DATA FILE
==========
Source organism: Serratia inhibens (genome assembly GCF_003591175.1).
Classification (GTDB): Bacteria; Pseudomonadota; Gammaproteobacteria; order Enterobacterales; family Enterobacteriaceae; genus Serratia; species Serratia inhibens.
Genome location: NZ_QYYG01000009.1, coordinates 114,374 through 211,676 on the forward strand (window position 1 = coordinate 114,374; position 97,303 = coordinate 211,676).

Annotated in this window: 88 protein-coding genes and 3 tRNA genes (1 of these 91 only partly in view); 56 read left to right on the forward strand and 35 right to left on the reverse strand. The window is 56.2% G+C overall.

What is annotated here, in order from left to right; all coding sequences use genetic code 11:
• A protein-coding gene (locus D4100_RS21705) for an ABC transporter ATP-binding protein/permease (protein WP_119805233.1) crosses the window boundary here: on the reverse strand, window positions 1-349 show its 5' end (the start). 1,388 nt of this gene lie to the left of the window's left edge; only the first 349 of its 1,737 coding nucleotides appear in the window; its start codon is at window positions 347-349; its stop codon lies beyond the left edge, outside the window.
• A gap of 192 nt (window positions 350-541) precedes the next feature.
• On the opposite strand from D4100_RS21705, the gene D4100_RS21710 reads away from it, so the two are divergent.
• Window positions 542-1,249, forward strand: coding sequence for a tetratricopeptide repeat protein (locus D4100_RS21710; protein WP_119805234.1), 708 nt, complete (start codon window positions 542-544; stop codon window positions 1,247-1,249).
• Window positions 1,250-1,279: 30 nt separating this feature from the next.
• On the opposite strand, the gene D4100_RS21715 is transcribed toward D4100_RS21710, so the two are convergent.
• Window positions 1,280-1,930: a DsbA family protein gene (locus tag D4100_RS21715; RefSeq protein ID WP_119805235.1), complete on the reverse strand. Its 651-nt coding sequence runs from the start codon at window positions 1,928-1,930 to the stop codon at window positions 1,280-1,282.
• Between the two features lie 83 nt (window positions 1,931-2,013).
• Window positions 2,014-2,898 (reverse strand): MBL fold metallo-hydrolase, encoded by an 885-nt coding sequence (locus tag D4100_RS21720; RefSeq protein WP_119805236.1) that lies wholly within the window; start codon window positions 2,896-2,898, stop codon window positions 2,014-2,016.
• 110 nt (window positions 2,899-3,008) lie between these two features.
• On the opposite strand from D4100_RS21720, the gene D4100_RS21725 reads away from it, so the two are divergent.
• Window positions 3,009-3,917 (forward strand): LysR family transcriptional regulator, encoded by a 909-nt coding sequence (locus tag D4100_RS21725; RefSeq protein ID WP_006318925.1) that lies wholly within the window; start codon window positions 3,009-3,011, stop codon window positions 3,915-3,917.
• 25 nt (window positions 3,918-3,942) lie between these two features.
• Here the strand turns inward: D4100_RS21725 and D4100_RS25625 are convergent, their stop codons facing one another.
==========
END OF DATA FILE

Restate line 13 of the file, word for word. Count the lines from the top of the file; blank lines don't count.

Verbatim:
• Between the two features lie 83 nt (window positions 1,931-2,013).